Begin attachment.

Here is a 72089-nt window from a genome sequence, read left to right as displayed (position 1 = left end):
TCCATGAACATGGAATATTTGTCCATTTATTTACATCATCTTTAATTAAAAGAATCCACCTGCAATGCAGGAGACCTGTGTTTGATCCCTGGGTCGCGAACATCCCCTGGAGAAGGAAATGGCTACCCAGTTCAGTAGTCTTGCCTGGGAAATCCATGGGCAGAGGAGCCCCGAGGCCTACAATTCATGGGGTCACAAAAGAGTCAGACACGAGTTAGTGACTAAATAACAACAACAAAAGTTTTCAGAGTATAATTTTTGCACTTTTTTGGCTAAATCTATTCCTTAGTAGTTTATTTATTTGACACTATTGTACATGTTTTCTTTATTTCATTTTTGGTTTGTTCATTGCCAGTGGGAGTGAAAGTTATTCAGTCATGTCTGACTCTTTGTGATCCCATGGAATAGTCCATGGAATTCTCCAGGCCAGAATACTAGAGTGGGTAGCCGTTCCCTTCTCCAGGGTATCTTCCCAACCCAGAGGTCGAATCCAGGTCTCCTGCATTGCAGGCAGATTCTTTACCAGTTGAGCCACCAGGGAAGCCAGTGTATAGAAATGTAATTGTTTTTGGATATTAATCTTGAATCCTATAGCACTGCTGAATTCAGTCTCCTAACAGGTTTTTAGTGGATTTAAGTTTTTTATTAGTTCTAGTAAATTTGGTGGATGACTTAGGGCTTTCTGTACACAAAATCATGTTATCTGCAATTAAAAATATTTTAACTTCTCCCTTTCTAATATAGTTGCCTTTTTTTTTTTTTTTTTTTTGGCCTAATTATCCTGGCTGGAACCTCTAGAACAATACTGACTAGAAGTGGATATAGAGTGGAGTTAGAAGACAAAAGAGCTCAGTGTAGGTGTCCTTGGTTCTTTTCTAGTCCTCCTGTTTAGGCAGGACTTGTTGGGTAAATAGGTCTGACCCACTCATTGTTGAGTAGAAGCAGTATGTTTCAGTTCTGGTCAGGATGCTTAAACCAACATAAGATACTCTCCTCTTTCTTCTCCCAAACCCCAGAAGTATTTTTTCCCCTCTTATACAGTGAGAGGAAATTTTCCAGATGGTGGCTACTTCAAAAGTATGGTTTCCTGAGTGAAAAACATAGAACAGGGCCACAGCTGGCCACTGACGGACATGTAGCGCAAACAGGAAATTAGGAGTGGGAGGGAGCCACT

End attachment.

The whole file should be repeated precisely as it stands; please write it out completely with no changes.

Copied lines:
Here is a 72089-nt window from a genome sequence, read left to right as displayed (position 1 = left end):
TCCATGAACATGGAATATTTGTCCATTTATTTACATCATCTTTAATTAAAAGAATCCACCTGCAATGCAGGAGACCTGTGTTTGATCCCTGGGTCGCGAACATCCCCTGGAGAAGGAAATGGCTACCCAGTTCAGTAGTCTTGCCTGGGAAATCCATGGGCAGAGGAGCCCCGAGGCCTACAATTCATGGGGTCACAAAAGAGTCAGACACGAGTTAGTGACTAAATAACAACAACAAAAGTTTTCAGAGTATAATTTTTGCACTTTTTTGGCTAAATCTATTCCTTAGTAGTTTATTTATTTGACACTATTGTACATGTTTTCTTTATTTCATTTTTGGTTTGTTCATTGCCAGTGGGAGTGAAAGTTATTCAGTCATGTCTGACTCTTTGTGATCCCATGGAATAGTCCATGGAATTCTCCAGGCCAGAATACTAGAGTGGGTAGCCGTTCCCTTCTCCAGGGTATCTTCCCAACCCAGAGGTCGAATCCAGGTCTCCTGCATTGCAGGCAGATTCTTTACCAGTTGAGCCACCAGGGAAGCCAGTGTATAGAAATGTAATTGTTTTTGGATATTAATCTTGAATCCTATAGCACTGCTGAATTCAGTCTCCTAACAGGTTTTTAGTGGATTTAAGTTTTTTATTAGTTCTAGTAAATTTGGTGGATGACTTAGGGCTTTCTGTACACAAAATCATGTTATCTGCAATTAAAAATATTTTAACTTCTCCCTTTCTAATATAGTTGCCTTTTTTTTTTTTTTTTTTTTGGCCTAATTATCCTGGCTGGAACCTCTAGAACAATACTGACTAGAAGTGGATATAGAGTGGAGTTAGAAGACAAAAGAGCTCAGTGTAGGTGTCCTTGGTTCTTTTCTAGTCCTCCTGTTTAGGCAGGACTTGTTGGGTAAATAGGTCTGACCCACTCATTGTTGAGTAGAAGCAGTATGTTTCAGTTCTGGTCAGGATGCTTAAACCAACATAAGATACTCTCCTCTTTCTTCTCCCAAACCCCAGAAGTATTTTTTCCCCTCTTATACAGTGAGAGGAAATTTTCCAGATGGTGGCTACTTCAAAAGTATGGTTTCCTGAGTGAAAAACATAGAACAGGGCCACAGCTGGCCACTGACGGACATGTAGCGCAAACAGGAAATTAGGAGTGGGAGGGAGCCACT